Why Dogs Hoard Things

Maybe your dog thinks your dirty sock is a toy. Lorenzo Patoia/Shutterstock

Some dogs stash away their things. They tuck stuffed animals into the couch cushions or roll tennis balls under the bed. They might even hideaway pieces of their kibble in a laundry basket or bury them in the backyard.

But other dogs swipe stuff that doesn't belong to them. They might take off down the hallway with your sock, some mail, or your phone charger.

Dog owner @francesaemming recently had a moment of Twitter fame after she shared photos of her dachshund Flynn nabbing everything from remote control and a candle to a pillow and a cutting board.

It's instinct

Dogs squirrel things away thanks to centuries of hereditary behavior buried in their brains.

"Hoarding behavior in dogs is an instinctive behavior that originated during the time when their ancestors did not have regular meals appear magically, at least twice a day," according to the American Kennel Club. "They were lucky if they ate every few days, and if there was a jackpot of more food than could be eaten at once, these dog ancestors would sometimes take some food and bury it in a safe place for later. Wild animals do the same thing today."

Hiding food away for later was a matter of survival, explains holistic animal care specialist C. Sue Furman, Ph.D.

"Fifteen thousand years later, the instinct to plan for a future need is still alive and well in the psyche of our well-fed buddies," she says.

When dogs take your things

dog stealing a dishcloth
Does the dog want to do the dishes or just play with the dish cloth?. paige bircham/Shutterstock

It's one thing when your dog has a pile of his own toys tucked in the corner, but what about when he hides things that belong to a human member of the family?

It could be those natural food instincts just manifesting themselves as a need to take just about anything, but there could be other motivations for the canine kleptomaniac.

He might think it's a toy and want to play with it. He might just grab it for attention, wanting you to chase him and play. He might just enjoy the way it looks or the texture when he grabs it.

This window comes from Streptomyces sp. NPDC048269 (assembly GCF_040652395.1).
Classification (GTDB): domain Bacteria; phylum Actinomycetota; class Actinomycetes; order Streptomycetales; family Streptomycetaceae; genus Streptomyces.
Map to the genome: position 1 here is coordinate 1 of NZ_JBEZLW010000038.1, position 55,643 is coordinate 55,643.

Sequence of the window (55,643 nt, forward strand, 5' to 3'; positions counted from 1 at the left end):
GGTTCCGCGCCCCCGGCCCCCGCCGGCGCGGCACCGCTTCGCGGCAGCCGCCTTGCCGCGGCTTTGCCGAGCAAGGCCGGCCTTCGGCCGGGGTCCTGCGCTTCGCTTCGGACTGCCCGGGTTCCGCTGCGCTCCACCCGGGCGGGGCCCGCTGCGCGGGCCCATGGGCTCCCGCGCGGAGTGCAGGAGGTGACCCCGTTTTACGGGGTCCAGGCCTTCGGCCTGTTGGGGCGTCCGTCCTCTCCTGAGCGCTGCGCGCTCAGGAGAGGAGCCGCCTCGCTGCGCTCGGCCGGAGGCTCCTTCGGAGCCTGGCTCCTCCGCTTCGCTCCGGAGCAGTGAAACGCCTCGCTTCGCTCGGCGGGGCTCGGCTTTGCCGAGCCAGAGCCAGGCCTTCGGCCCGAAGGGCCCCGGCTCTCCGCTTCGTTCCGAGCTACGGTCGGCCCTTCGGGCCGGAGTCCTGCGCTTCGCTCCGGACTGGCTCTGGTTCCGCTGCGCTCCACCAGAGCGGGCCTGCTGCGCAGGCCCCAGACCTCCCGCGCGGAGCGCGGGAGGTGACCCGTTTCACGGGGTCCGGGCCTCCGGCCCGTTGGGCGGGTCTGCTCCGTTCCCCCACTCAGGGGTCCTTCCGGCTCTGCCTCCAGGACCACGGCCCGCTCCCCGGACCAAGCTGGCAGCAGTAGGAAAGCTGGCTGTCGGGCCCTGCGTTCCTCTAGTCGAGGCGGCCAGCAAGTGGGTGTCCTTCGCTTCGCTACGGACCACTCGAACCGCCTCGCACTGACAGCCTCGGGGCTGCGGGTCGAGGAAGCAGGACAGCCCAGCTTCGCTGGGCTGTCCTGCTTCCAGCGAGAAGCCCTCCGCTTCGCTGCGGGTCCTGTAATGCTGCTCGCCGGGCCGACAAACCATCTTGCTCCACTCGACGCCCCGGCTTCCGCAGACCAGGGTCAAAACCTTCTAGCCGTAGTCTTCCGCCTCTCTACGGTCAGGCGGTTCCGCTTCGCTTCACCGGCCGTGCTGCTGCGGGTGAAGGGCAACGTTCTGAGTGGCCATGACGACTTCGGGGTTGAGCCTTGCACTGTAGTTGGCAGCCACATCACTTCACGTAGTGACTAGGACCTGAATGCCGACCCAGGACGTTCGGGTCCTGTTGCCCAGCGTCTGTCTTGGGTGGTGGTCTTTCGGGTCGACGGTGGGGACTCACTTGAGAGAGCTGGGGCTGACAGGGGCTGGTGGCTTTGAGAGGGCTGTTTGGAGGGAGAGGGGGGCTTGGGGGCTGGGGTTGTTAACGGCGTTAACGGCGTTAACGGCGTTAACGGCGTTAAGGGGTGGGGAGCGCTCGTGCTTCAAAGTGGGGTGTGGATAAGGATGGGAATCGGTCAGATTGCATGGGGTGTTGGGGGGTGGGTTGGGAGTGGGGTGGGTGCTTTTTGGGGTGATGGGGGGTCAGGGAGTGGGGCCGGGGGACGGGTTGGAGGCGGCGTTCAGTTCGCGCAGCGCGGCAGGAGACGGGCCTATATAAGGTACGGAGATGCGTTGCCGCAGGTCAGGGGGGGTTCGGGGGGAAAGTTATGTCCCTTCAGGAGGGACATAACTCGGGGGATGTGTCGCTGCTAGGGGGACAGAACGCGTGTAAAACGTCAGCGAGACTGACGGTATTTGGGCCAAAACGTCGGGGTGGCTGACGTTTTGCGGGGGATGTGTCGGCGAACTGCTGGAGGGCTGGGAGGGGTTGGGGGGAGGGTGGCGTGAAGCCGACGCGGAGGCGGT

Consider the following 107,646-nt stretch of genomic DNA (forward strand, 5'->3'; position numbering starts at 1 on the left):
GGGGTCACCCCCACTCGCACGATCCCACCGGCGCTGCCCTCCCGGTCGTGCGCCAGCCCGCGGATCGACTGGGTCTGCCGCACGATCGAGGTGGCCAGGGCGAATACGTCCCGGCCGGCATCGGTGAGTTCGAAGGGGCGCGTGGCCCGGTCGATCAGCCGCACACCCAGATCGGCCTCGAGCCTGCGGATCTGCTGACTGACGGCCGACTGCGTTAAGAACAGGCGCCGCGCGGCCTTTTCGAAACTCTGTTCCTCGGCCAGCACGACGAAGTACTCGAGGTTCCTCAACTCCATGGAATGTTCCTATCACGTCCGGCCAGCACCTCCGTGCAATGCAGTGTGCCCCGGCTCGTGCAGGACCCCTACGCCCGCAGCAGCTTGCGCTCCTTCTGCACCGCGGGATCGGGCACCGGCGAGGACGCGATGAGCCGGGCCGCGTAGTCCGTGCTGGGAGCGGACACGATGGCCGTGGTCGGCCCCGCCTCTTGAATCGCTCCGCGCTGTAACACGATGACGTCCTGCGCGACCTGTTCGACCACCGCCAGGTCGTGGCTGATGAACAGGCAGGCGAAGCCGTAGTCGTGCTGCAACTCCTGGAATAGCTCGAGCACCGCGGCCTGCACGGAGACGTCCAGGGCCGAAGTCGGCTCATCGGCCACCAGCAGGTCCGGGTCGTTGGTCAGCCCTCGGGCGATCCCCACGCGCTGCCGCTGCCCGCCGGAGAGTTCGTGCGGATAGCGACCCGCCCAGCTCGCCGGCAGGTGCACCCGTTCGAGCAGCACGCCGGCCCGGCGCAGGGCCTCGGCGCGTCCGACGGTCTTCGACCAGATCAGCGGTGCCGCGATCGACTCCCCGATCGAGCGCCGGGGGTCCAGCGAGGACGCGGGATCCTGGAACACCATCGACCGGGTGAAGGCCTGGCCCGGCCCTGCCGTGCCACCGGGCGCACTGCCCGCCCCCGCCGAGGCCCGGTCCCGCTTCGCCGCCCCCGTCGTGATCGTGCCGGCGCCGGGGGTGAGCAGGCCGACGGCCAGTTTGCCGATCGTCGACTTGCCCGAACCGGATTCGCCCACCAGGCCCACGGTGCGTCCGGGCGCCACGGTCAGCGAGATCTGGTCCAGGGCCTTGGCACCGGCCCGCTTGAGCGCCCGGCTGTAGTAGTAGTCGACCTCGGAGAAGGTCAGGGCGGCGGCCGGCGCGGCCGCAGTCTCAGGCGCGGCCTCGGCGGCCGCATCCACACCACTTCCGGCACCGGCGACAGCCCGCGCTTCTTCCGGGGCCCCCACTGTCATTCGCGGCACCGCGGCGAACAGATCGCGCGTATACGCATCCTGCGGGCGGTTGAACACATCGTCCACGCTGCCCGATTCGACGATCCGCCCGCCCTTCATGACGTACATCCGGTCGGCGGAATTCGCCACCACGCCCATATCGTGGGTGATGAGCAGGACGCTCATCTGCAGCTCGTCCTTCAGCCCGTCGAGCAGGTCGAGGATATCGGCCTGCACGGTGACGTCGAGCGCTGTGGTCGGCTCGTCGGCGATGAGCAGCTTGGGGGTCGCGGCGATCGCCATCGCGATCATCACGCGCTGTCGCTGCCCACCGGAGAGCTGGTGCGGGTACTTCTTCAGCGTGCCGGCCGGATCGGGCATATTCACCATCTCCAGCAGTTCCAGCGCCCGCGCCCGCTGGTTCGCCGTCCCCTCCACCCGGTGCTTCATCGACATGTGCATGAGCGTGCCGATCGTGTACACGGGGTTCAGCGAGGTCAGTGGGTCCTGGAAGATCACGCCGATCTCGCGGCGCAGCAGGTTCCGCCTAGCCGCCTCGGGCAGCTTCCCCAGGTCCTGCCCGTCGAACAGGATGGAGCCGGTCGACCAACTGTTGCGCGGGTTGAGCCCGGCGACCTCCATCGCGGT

"These dogs know what is important to you and they will grab the item just at the right time, so you see them do it. Their great hope is that you will follow in hot pursuit," behavior consultant Arden Moore writes in VetStreet.

Some dogs snatch things just because they didn't have things before. You might see this in dogs that were strays or rescues that didn't have toys before.

"Some dogs that did not have resources at a certain age could see it as a resource it wants and just take it," says certified dog behaviorist and trainer Susie Aga. "There is not a whole lot of thought behind it."

If it's a problem

dog with wagon of toys
Some dogs just hoard their own toys. alexei_tm/Shutterstock

It can be cute when squeaky toys are lined up in a pile on your bed or you find a tug toy in your gym clothes. But sometimes dogs can get protective of their stash and it can escalate to a behavior known as resource guarding. That's when a dog gets aggressive about keeping others (people or animals) away from its things.

If safety becomes an issue, the first step is to try to keep attractive items out of your dog's reach, suggests the AKC. If it's too much to keep the whole house free of tempting items, keep your dog confined to his crate with a yummy chew or in one tidy room.

If there's an occasional episode where the dog grabs the remote or your phone, offer a trade. Don't make a big deal about it, but have a high-value treat on hand and offer to swap. Praise your dog excitedly when he makes the trade.

(But if resource guarding gets to the point where there's growling, snapping or lunging, it would be a good idea to consult a dog behaviorist for advice.)

Other ideas

Sometimes dogs grab an item because they're bored, lonely, or have a whole lot of energy they don't know what to do with, says certified dog behaviorist and trainer Jolanta Benal.

In that case, make sure they get plenty of exercise, mental stimulation, and attention.

"Exercise is half the cure for boredom; mental stimulation is the other half," she says. "Attention is a need; dogs are social animals. Nobody enjoys a bored dog’s pestering, but it’s reasonable for our dogs to want some of our time, focus, and affection every day."

Why Pets Matter to Treehugger

At Treehugger, we are advocates of animal welfare, including our pets and other domestic animals. The better we understand our dogs, the better we can support and protect their wellbeing. We hope our readers will adopt rescue pets instead of shopping from breeders or pet stores, and will also consider supporting local animal shelters.